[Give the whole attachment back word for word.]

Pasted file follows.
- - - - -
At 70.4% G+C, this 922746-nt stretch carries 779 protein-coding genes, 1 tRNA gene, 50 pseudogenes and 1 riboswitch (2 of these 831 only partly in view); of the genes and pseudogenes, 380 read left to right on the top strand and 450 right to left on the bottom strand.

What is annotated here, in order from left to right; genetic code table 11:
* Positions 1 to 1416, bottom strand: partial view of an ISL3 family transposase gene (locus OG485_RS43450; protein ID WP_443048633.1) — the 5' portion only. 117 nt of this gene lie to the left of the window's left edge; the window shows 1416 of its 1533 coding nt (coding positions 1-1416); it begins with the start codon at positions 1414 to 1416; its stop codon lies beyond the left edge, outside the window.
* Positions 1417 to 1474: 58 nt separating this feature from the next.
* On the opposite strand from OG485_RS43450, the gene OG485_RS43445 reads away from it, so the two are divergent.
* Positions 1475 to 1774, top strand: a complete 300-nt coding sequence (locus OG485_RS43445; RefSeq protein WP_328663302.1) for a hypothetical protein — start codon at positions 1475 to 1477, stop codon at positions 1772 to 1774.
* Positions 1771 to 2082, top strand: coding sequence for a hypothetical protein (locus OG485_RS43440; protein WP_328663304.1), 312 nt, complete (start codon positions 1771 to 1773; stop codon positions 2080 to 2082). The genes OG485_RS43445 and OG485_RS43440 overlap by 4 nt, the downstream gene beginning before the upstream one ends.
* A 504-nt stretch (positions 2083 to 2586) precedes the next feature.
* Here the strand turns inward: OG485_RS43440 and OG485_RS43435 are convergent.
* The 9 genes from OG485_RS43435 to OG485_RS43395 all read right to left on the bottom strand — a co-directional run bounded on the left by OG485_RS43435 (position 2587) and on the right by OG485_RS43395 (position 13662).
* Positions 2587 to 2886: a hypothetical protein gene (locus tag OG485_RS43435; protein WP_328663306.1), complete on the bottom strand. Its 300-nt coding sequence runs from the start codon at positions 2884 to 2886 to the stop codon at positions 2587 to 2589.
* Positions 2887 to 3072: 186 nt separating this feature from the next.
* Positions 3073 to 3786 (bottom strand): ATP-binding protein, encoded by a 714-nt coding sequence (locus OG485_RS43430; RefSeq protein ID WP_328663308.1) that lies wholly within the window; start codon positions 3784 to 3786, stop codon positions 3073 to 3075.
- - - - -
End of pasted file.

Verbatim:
At 70.4% G+C, this 922746-nt stretch carries 779 protein-coding genes, 1 tRNA gene, 50 pseudogenes and 1 riboswitch (2 of these 831 only partly in view); of the genes and pseudogenes, 380 read left to right on the top strand and 450 right to left on the bottom strand.

What is annotated here, in order from left to right; genetic code table 11:
* Positions 1 to 1416, bottom strand: partial view of an ISL3 family transposase gene (locus OG485_RS43450; protein ID WP_443048633.1) — the 5' portion only. 117 nt of this gene lie to the left of the window's left edge; the window shows 1416 of its 1533 coding nt (coding positions 1-1416); it begins with the start codon at positions 1414 to 1416; its stop codon lies beyond the left edge, outside the window.
* Positions 1417 to 1474: 58 nt separating this feature from the next.
* On the opposite strand from OG485_RS43450, the gene OG485_RS43445 reads away from it, so the two are divergent.
* Positions 1475 to 1774, top strand: a complete 300-nt coding sequence (locus OG485_RS43445; RefSeq protein WP_328663302.1) for a hypothetical protein — start codon at positions 1475 to 1477, stop codon at positions 1772 to 1774.
* Positions 1771 to 2082, top strand: coding sequence for a hypothetical protein (locus OG485_RS43440; protein WP_328663304.1), 312 nt, complete (start codon positions 1771 to 1773; stop codon positions 2080 to 2082). The genes OG485_RS43445 and OG485_RS43440 overlap by 4 nt, the downstream gene beginning before the upstream one ends.
* A 504-nt stretch (positions 2083 to 2586) precedes the next feature.
* Here the strand turns inward: OG485_RS43440 and OG485_RS43435 are convergent.
* The 9 genes from OG485_RS43435 to OG485_RS43395 all read right to left on the bottom strand — a co-directional run bounded on the left by OG485_RS43435 (position 2587) and on the right by OG485_RS43395 (position 13662).
* Positions 2587 to 2886: a hypothetical protein gene (locus tag OG485_RS43435; protein WP_328663306.1), complete on the bottom strand. Its 300-nt coding sequence runs from the start codon at positions 2884 to 2886 to the stop codon at positions 2587 to 2589.
* Positions 2887 to 3072: 186 nt separating this feature from the next.
* Positions 3073 to 3786 (bottom strand): ATP-binding protein, encoded by a 714-nt coding sequence (locus OG485_RS43430; RefSeq protein ID WP_328663308.1) that lies wholly within the window; start codon positions 3784 to 3786, stop codon positions 3073 to 3075.